It is a truth universally acknowledged that the most important arrow in a support agent’s quiver is a flair for communication. It is a prerequisite for any candidate who interviews with Freshdesk for a customer support role, and it is a quality that can make or break your career in any customer-facing role.
If you have been in the support game long enough, you’ll know there’s a world of difference between talking to customers over chat or phone and talking to them through email.
Unlike other channels, when you exchange emails with your customers, all they see from you is a wall of text. Not to mention, the longer wait. Sometimes, they even end up talking to different people in the same thread.
For all of these reasons and so many more, it’s much harder for you to show customers that you want to help them over email… hard to prove that you’re, in fact, a real live human being who cares.
Some people are naturally good at doing this; they are exceptionally polite and clear with their emails. They leave no room for misinterpretation, whether it comes to their tone or if it has something to do with passing detailed instructions.
If you aren’t there yet, fret not. You can either learn these things on the job, by accumulating bits of wisdom over several years…
….Or you can jumpstart the learning curve by pooling your knowledge with ours to divine the art of writing emails that customers love.
Highlight the key parts and keep it short
Don’t dither. Respect the customer’s time and make your email as short as it can be. If you can use a screenshot to illustrate your point, do it.
Make it as easy as possible for your customer to get the point of the email. Don’t go for pages in the interest of building a rapport.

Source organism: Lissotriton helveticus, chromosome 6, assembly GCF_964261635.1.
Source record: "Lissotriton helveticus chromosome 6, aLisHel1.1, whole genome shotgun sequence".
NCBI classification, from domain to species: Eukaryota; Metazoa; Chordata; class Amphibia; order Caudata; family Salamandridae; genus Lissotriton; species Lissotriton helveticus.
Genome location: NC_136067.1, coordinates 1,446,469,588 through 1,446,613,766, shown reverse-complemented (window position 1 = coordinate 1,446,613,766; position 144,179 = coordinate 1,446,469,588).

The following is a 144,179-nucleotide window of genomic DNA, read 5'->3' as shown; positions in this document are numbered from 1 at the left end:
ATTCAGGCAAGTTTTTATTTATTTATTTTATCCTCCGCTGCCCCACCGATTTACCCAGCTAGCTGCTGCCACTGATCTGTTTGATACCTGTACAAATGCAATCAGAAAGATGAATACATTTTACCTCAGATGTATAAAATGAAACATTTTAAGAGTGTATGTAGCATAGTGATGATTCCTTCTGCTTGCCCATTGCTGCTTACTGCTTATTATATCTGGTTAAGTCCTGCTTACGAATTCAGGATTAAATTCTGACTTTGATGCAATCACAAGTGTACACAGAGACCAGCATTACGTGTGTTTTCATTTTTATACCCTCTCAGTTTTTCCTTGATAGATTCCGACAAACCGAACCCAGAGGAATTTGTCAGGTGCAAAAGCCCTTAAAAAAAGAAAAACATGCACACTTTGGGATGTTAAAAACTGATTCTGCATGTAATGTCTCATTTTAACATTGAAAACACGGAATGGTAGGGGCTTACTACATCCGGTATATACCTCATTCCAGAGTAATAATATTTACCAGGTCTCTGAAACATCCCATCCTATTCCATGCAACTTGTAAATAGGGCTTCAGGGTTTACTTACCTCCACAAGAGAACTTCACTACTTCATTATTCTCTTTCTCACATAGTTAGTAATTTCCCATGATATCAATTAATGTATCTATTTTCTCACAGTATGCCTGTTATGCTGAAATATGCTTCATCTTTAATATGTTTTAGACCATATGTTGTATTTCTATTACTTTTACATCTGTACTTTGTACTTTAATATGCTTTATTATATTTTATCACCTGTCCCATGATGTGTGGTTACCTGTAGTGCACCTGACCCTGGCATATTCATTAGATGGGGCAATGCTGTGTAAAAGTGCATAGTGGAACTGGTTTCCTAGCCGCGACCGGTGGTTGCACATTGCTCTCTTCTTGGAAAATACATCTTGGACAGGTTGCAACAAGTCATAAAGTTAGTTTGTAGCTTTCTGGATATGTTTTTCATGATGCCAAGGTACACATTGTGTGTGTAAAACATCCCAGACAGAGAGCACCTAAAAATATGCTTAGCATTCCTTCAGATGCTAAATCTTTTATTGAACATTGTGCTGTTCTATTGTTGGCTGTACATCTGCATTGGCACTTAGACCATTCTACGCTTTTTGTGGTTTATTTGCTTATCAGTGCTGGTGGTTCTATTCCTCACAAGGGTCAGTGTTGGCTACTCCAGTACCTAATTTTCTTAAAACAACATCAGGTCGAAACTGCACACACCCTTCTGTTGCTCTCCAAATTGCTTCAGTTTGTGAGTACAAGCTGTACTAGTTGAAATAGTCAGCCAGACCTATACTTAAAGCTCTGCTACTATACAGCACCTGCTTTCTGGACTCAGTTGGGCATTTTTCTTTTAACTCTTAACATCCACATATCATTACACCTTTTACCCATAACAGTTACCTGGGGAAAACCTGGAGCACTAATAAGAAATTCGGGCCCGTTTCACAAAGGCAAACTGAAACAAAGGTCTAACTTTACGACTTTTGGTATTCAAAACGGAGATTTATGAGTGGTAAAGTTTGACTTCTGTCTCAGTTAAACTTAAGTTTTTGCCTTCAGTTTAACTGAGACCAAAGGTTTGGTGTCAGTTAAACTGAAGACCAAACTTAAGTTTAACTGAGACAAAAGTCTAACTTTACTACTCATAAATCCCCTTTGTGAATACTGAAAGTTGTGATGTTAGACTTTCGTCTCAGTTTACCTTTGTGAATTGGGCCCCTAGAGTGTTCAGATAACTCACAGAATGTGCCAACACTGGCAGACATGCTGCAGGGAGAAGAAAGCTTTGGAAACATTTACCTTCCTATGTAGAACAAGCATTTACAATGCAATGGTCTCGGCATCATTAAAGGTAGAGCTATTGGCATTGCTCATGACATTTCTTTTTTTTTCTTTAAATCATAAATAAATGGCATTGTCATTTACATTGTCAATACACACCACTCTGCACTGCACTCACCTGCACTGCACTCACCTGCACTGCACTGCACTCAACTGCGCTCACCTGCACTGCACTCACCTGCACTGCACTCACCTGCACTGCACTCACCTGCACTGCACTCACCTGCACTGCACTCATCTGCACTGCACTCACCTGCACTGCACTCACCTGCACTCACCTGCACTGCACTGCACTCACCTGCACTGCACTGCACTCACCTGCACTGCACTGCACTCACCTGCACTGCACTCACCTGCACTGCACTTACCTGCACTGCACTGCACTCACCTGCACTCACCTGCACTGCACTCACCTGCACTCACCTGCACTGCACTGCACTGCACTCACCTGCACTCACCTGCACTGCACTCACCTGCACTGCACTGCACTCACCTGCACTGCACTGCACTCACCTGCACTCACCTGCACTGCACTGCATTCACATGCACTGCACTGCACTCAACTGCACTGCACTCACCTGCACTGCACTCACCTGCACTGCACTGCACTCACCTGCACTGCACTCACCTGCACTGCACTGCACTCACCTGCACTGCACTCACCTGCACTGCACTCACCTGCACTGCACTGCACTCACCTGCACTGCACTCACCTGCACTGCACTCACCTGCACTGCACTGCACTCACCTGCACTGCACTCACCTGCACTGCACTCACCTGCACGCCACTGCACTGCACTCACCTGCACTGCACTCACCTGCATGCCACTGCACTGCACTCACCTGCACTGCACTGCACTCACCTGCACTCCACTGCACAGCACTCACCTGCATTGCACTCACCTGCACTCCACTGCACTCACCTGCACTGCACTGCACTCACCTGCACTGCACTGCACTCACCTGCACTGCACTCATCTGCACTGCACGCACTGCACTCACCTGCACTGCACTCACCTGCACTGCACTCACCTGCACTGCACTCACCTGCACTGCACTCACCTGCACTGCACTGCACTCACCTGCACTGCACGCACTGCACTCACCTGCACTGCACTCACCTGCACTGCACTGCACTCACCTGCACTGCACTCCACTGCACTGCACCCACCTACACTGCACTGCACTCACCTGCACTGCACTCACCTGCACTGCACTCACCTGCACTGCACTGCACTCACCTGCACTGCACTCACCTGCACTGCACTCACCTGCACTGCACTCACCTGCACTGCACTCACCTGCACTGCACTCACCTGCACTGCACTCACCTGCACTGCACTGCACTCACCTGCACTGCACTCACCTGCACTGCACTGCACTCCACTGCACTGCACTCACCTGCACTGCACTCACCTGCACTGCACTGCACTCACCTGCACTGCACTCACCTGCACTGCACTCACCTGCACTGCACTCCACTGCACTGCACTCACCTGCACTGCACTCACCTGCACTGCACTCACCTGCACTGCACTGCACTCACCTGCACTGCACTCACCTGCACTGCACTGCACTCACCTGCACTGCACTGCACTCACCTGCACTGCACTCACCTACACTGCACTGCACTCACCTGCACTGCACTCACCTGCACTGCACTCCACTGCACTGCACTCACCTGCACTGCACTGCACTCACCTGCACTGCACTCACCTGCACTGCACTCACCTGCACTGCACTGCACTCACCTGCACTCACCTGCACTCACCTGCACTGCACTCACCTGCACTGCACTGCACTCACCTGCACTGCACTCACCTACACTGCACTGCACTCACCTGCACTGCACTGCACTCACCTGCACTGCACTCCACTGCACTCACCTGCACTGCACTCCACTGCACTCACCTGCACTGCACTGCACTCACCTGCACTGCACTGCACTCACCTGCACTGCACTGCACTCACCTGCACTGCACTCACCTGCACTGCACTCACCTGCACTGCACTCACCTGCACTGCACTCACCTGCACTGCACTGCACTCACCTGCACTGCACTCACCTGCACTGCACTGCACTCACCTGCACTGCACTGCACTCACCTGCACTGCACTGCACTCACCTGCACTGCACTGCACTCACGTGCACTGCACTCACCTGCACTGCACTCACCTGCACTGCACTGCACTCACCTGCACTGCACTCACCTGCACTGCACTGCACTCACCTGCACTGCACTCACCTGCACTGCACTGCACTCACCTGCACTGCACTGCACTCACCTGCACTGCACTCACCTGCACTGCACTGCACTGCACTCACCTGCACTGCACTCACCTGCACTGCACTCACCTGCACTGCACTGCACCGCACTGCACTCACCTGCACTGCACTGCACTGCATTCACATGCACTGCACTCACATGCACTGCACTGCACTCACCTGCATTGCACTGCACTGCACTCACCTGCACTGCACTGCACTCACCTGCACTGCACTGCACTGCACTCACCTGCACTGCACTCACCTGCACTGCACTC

Be concise and precise; highlight the key parts so that a quick skim is all that your customer needs to know what you’re talking about.
A notification that the finance team is reviewing his refund request? Highlight the word ‘review’ and the time by which he can expect a response.
Say thanks and mean it
Most support emails begin with ‘Thank you for writing to us with your query’, a sentiment that I’m sure the support rep does mean but I’ve always thought it to be an incomplete and improperly expressed sentiment. What better expresses it is something like, ‘Thank you for using our app’ or ‘Thank you for sticking around and not giving up on us’.
Thanking them for “submitting” their idea or writing to you is just incomplete and insincere, in comparison. Personalising your thank you sentence goes a long way in showing your customers that you are a real, live human being who actually cares as opposed to a soulless automaton just going through the motions.
Avoid information globs
If your email reads like an essay instead of a paragraph, weep a little, discard the draft and schedule a call with the customer. If your screencast goes on for over 8 minutes, weep a little, discard your video and schedule a call with the customer. If your solution has more than ten points, weep a little, discard the….you get the point.
If your email looks like an information glob, set up a call with the customer and walk him through the whole process via a screen share/screen grab.
If you can access his screen through some remote access app and do it for him, better. Make life easier for the customer, not harder.
Dejargonize your emails
No one likes a Jargon Jane or a Buzzword Barry. The lesser the jargon in your email, the better. The problem with most support emails is that the rep usually assumes that everyone who uses the product know as much as they do. And that’s how jargon/buzzword packed emails are born. However, I would also not recommend that you swing to the other extreme and make your email very very basic, as though you were addressing someone whose only knowledge of the Internet is secondhand.
Read between the lines of the email and try to get a good sense of whether the person sounds knowledgeable or unsure. Google them if you’re still not sure about their level of expertise. And don’t forget to talk like a normal human being; as Buffer shows us with every email, a combination of casual language and cheer is the key to a customer’s heart.
Avoid emoji overload